On April 20, AGSIW hosted the workshop “State and Culture in Saudi Arabia: Understanding the Moment of Transformation.” Since the launch of Saudi Vision 2030, the ambitious plan to diversify Saudi Arabia’s oil-dependent economy, far-reaching reforms have swept various domains of life in the kingdom, from lifestyle and public dress to the government’s bureaucracy and legal system. This agenda has been accompanied by concerted efforts to transform Saudi culture, a process understood to be integral to achieving political and economic goals. Why does the state give priority and allocate resources to cultural reforms? How is this cultural sphere perceived, defined, and managed by the state? What kind of narrative, identity, and ideology is the state promoting, and how are they connected to the broader economic and political contexts?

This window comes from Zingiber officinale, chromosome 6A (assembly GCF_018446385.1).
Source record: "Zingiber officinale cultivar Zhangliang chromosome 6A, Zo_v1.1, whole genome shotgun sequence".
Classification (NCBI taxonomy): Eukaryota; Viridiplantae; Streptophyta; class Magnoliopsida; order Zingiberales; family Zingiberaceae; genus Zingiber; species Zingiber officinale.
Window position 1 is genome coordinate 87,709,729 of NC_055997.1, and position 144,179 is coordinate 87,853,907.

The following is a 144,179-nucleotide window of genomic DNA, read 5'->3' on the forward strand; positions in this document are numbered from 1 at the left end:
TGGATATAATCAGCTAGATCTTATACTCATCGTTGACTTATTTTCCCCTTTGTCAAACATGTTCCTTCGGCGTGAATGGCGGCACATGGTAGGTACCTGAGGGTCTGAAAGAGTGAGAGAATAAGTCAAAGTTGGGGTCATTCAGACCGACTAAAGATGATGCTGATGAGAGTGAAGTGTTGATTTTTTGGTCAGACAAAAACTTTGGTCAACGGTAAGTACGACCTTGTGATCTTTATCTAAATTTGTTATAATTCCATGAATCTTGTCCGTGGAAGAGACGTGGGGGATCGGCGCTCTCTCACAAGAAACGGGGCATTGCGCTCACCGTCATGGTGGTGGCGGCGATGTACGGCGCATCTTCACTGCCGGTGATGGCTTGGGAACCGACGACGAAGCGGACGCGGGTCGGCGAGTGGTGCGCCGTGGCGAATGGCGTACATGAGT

The six papers presented in this workshop adopted a broad approach to the question of state and culture – analyzing the origins of and rationales for state strategies in managing culture as well as examining the transnational and global processes that inform such strategies and their consequences. By examining this state intervention across many different sites – from art initiatives, film, and heritage projects to security, law, and religion – the papers aimed to shed light on this historical moment of transformation in Saudi Arabia, illuminating what is distinct and what can be discerned from other state projects, both past and present.
This workshop was designed as a closed roundtable with paper presentations by designated speakers and an open discussion among invited discussants.